WASHINGTON — The GOP-led Senate Armed Services Committee has seconded a call by its counterpart in the House to require women to register for a military draft, setting the stage for a significant cultural change triggered by the Pentagon's decision to lift all gender-based restrictions on front-line combat units.
Any justification for barring women from draft registration was erased last year when the Pentagon announced all military jobs would be open to women, the committee said late Thursday in a summary of its annual defense policy bill. Women must begin to sign up with the Selective Service beginning in January 2018, according to the committee's measure.
The committee added that the top officers in each of the military branches also expressed their support for including women in a potential draft during testimony before Congress.
The United States has not had a military draft since 1973, in the Vietnam War era, but all men must register with the Selective Service within 30 days of turning 18. Women have never been required to register and have never been part of a wide-scale draft.
Prospects for a draft are dim. Military leaders maintain that the all-volunteer force is working and do not want to return to conscription.
Despite agreement by both committees, a provocative debate is expected when the legislation is considered in the full Senate and House. There's already been a preview.
Rep. Duncan Hunter, R-Calif., a former Marine who served in Iraq and Afghanistan, said he believes most Americans don't want women to be drafted. Despite his objections, Hunter proposed — and then voted against — an amendment requiring women to register that was narrowly adopted by the House Armed Services Committee in late April.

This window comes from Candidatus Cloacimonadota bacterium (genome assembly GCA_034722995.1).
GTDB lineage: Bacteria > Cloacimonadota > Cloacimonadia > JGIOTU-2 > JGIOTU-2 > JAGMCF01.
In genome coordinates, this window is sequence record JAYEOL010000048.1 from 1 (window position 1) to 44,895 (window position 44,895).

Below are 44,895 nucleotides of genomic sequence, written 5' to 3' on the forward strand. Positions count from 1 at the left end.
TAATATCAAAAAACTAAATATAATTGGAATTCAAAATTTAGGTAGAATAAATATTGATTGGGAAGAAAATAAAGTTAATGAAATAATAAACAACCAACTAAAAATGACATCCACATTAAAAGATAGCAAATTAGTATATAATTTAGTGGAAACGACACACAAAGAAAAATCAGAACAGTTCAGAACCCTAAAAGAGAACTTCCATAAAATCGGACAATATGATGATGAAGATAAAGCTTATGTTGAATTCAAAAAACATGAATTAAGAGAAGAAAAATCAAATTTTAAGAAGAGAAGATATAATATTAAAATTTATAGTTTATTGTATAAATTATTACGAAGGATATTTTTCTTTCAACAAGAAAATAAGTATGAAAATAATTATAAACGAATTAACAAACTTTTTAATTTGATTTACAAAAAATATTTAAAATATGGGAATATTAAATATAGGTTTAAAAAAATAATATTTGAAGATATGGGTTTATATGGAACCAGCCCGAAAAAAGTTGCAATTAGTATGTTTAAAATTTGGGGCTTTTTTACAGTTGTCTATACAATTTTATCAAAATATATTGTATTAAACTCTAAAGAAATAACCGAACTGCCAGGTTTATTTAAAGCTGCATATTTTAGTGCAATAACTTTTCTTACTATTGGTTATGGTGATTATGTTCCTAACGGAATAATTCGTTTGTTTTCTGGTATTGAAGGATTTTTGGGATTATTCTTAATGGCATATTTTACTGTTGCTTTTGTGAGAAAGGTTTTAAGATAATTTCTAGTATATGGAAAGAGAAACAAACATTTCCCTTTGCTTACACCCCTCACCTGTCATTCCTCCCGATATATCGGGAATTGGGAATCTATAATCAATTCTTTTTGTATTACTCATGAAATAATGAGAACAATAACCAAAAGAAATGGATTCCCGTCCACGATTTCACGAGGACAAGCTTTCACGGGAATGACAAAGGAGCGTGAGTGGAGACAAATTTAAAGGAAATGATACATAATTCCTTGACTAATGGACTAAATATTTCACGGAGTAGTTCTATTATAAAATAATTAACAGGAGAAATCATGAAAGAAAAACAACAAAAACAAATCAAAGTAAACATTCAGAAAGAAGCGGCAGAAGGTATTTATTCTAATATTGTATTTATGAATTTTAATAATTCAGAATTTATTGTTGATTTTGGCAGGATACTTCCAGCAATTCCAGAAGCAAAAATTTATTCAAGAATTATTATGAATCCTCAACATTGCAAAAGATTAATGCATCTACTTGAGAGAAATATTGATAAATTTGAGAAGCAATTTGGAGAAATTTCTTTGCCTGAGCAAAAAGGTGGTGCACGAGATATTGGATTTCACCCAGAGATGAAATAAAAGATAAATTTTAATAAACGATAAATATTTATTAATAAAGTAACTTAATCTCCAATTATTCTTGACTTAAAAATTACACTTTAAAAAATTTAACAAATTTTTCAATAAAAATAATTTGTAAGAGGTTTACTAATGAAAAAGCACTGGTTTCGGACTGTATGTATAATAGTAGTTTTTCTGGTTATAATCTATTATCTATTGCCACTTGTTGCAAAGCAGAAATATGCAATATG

Hunter said he offered the measure to force a discussion about how the Pentagon's decision to void gender restrictions on military service failed to consider whether the exclusion on drafting women also should be lifted. He argued the call should be made by Congress.
The White House has declined to say whether President Barack Obama would sign into law legislation that expands the draft to include women.
Overall, the Senate committee provides $602 billion in fiscal year 2017 for the Defense Department and for nuclear weapons programs managed by Energy Department.
The Senate committee did not follow the House panel's lead and shift $18 billion in wartime spending to pay for additional weapons and troops to reverse what Republicans and a number of Democrats have called a crisis in the U.S. military's combat readiness. Sen. John McCain, R-Ariz., the Armed Services Committee chairman, is planning to propose a strategy for securing additional money for the military when the full Senate takes up the bill. That could happen as early as next week.
The committee did identify $3 billion in savings from the defense budget proposed by the Obama administration "and redirected those funds toward critical needs of our warfighters," according to the summary. The committee also added $2 billion for additional training, depot maintenance and weapons sustainment.
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